"Attributed to George Washington.--Frank J. Wilstach, A Dictionary of Similes, 2d ed., p. 526 (1924). This can be found with minor variations in wording and in punctuation, and with 'fearful' for 'troublesome,' in George Seldes, The Great Quotations, p. 727 (1966). Unverified. In his most recent book of quotations, The Great Thoughts (1985), Seldes Says, p. 441, col. 2, footnote, this paragraph 'although credited to the 'Farewell' [address] cannot be found in it. Lawson Hamblin, who owns a facsimile, and Horace Peck, America's foremost authority on quotations, informed me this paragraph is apocryphal [fake].'"
And yet another bogus Washington quote:A free people ought not only to be armed and disciplined but they should have sufficient arms and ammunition to maintain a status of independence from any who might attempt to abuse them, which would include their own government
The actual quote:A free people ought not only to be armed but disciplined; to which end a uniform and well digested plan is requisite: And their safety and interest require that they should promote such manufactories, as tend to render them independent on others, for essential, particularly for military supplies.
---George Washington's First Annual Message to Congress (January 8, 1790)
More Bogus Quotes
The following quotes from Thomas Jefferson and James Madison are likewise fictional. The quotes are not to be found in their speeches, personal correspondence, or diaries. Nor have the quotes ever been cited in law journals by Second Amendment legal scholars.The strongest reason for people to retain the right to keep and bear arms is, as a last resort, to protect themselves against tyranny in government.Occasionally the Jefferson quote is given with the following citation: Thomas Jefferson Papers, 334 (C.J.Boyd, Ed., 1950). The publication exists, but the quote does not. The editor's correct name is Julian P. Boyd, not C.J. Boyd.
--- Falsely attributed to Thomas Jefferson.
Sometimes the quote appears with Jefferson's, "No freeman shall ever be debarred the use of arms", which is taken from his proposal for Virginia's constitution of 1776. The bogus quote has appeared both before the "No freeman..." sentence and after it. However in reality, the "tyranny" portion of the quote is absent from Jefferson's draft.
The beauty of the second amendment is that it will not be needed until they try to take it.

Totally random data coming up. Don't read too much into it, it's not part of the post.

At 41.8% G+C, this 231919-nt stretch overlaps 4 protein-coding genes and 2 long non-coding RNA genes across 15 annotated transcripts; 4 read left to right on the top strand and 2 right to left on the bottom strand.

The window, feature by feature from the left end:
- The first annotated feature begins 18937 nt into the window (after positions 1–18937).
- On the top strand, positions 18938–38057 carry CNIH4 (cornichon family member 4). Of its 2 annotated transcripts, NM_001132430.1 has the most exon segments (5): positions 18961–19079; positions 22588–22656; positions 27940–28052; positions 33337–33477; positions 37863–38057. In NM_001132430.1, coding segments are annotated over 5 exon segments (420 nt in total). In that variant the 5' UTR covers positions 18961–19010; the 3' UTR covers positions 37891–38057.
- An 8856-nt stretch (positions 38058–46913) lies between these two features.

--- More bogus Thomas Jefferson.The right of the citizens to bear arms in defense of themselves and the state shall not be questioned.The false Madison quote, less frequently seen, does crop-up, so far never with a reference. The exact words appear in Pennsylvania's Constitution of 1790 and is probably the source (or inspiration) of this erroneous attribution.
--- Falsely attributed to James Madison.
Although not directly related to the Second Amendment or gun control issues these two quotes are fake as well:The two enemies of the people are criminals and government, so let us tie the second down with the chains of the Constitution so the second will not become the legalized version of the first..
--- Falsely attributed to Thomas Jefferson.
If tyranny and oppression come to this land, it will be in the guise of fighting a foreign enemy.
--- Falsely attributed to James Madison.
Jumbling John Adams
Arms in the hands of citizens may be used at individual discretion...in private self-defense.The quote above was even mistakenly cited by the NRA-ILA in 1996, and was on the NRA's Web site until at least early 1998 (and has spread to many personal Web pages). (Original NRA page preserved here. The erroneous Adams quote appears near the bottom of the page.)
Less common, and worse:Arms in the hands of the citizens may be used at individual discretion for the defense of the country, the overthrow of tyranny or private self defense.The correct quote:To suppose arms in the hands of citizens, to be used at individual discretion, except in private self-defense, or by partial orders of towns, countries or districts of a state, is to demolish every constitution, and lay the laws prostrate, so that liberty can be enjoyed by no man; it is a dissolution of the government. The fundamental law of the militia is, that it be created, directed and commanded by the laws, and ever for the support of the laws.As David Hardy explains, "Adams was thus mindful of the uses of arms (i.e., legitimate self-defense and militia duty) and concerned about misuse for mob action or anarchy." (The Second Amendment and the Historiography of the Bill of Rights, 1987)
---John Adams, A Defence of the Constitutions of the United States 475 (1787-1788)